What is a client machine?

The term client machine refers to a user’s computer that is connected to a network and accesses another computer, called a server, to request various types of resources, save data, or run certain programs or perform certain functions. The term “client” is sometimes used interchangeably with client machine, but client is a less specific term that can also refer to a computer application rather than an actual computer. The machine is sometimes called a requesting machine because it requests files or other data from a server, sometimes called a provider machine. A client computer usually has a user interface provided by the client operating system, for example Unix, Windows or Linux. Different types of networks can be used to connect a client to a server, for example a local area network (LAN) or a wide area network (WAN).

A client machine connects to a server.

A client machine can be a laptop, office workstation, IBM-compatible personal computer (PC), Mac, or another individual computer that relies on interactions with a server to perform its functions. Sometimes a client download is required for the machine to interact with the server. This means that a program must be downloaded from the server and installed on the machine. For example, individuals who play computer games online often need a client download to allow them to play using data provided by the game company’s servers.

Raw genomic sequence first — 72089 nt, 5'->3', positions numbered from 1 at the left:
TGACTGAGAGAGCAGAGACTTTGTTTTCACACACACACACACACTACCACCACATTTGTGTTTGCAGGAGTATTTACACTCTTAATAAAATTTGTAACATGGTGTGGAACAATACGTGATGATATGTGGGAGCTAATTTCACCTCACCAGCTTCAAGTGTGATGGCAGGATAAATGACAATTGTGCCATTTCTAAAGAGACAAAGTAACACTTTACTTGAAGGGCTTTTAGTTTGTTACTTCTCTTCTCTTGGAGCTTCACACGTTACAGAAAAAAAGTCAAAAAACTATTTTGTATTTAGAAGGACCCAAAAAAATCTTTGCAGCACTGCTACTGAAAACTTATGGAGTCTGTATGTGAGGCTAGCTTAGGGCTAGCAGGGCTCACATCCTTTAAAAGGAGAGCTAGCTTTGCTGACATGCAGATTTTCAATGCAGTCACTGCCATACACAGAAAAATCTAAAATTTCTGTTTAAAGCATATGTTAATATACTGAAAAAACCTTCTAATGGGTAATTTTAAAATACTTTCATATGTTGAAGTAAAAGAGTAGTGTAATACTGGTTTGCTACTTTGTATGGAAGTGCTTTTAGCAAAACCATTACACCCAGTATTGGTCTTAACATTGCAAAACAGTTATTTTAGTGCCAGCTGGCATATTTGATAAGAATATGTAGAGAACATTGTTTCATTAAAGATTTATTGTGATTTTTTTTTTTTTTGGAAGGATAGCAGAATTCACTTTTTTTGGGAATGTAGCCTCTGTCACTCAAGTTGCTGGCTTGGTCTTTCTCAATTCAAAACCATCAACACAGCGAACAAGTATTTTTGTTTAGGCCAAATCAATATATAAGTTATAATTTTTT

A common example of a client machine is in an office environment, where an individual employee can use their workstation, either at the office or remotely from other locations, to access disk storage space, data, or other company computer resources. acting as servers. Today, client computers can often run their own programs without accessing the server. However, in the early days of computers, some client machines were called dumb terminals, unable to run any program without input from a server.

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Examples of different types of client machines are fat client, thin client, and hybrid client. A fat client refers to a machine that is capable of performing much of its own processing and does not require continuous contact with the server to perform its functions. Thin clients rely more heavily on servers. A hybrid client computer, sometimes called a networked computer, usually performs much of its own processing, but often uses a server to store data. Some hybrid client computers are called diskless nodes, which do not have persistent hard disks and instead use server-centric storage.

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